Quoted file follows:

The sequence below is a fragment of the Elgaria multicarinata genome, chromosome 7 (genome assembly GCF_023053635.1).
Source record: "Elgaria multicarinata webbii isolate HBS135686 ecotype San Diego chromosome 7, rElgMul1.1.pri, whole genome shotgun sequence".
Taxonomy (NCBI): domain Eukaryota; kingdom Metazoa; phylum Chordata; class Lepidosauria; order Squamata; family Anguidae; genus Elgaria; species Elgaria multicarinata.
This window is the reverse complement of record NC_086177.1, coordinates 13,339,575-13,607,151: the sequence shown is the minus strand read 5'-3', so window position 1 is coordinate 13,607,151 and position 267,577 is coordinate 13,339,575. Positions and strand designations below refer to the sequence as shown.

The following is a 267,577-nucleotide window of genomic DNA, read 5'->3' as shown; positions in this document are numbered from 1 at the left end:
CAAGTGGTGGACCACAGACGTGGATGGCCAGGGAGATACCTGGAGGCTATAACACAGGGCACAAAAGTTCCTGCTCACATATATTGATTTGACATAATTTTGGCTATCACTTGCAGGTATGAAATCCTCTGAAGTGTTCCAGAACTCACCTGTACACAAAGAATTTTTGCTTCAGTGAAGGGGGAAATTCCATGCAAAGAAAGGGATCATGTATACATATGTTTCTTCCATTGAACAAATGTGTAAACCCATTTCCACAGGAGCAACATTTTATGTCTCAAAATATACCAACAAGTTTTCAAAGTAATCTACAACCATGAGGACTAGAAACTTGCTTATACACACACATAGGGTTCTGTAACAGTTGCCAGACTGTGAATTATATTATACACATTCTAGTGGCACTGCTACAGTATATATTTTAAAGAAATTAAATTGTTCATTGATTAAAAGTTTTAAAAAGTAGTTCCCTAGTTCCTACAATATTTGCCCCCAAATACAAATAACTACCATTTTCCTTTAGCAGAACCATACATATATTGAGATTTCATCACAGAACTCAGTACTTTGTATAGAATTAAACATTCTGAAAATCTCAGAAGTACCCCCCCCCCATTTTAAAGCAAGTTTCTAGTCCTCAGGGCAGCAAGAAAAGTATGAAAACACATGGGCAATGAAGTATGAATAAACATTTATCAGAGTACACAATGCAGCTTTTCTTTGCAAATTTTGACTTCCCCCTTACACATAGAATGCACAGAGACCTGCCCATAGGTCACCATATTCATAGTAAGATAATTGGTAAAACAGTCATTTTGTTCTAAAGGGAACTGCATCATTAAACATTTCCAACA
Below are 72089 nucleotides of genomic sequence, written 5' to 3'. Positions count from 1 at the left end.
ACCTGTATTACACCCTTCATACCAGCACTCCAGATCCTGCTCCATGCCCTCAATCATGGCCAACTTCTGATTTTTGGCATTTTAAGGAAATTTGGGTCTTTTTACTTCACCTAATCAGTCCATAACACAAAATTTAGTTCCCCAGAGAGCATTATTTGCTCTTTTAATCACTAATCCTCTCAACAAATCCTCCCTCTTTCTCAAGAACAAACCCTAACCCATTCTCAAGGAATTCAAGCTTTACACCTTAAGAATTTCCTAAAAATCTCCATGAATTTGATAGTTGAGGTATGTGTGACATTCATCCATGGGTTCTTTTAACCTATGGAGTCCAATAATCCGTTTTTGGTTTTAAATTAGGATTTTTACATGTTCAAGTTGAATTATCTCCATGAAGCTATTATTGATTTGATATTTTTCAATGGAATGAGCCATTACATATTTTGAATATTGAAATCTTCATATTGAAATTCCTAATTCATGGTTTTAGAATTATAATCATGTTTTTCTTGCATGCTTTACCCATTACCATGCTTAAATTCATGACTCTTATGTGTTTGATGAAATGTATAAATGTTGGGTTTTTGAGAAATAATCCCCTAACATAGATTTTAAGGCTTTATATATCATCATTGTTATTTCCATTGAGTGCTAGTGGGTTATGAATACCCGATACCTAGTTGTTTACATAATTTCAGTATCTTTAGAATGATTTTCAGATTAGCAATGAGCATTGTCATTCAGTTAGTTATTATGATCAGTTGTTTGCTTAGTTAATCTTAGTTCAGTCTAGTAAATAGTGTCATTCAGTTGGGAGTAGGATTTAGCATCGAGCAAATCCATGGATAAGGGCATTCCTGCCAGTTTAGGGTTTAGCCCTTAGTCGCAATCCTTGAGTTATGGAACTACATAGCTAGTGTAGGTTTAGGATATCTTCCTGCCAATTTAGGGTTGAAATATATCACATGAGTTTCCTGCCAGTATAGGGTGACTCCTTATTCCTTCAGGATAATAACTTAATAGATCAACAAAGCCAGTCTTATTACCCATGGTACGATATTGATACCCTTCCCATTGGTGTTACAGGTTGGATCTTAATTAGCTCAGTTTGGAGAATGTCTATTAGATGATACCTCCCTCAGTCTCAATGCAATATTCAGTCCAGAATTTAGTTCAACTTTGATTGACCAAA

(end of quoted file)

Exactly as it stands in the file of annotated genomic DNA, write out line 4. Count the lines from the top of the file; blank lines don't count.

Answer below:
This window is the reverse complement of record NC_086177.1, coordinates 13,339,575-13,607,151: the sequence shown is the minus strand read 5'-3', so window position 1 is coordinate 13,607,151 and position 267,577 is coordinate 13,339,575. Positions and strand designations below refer to the sequence as shown.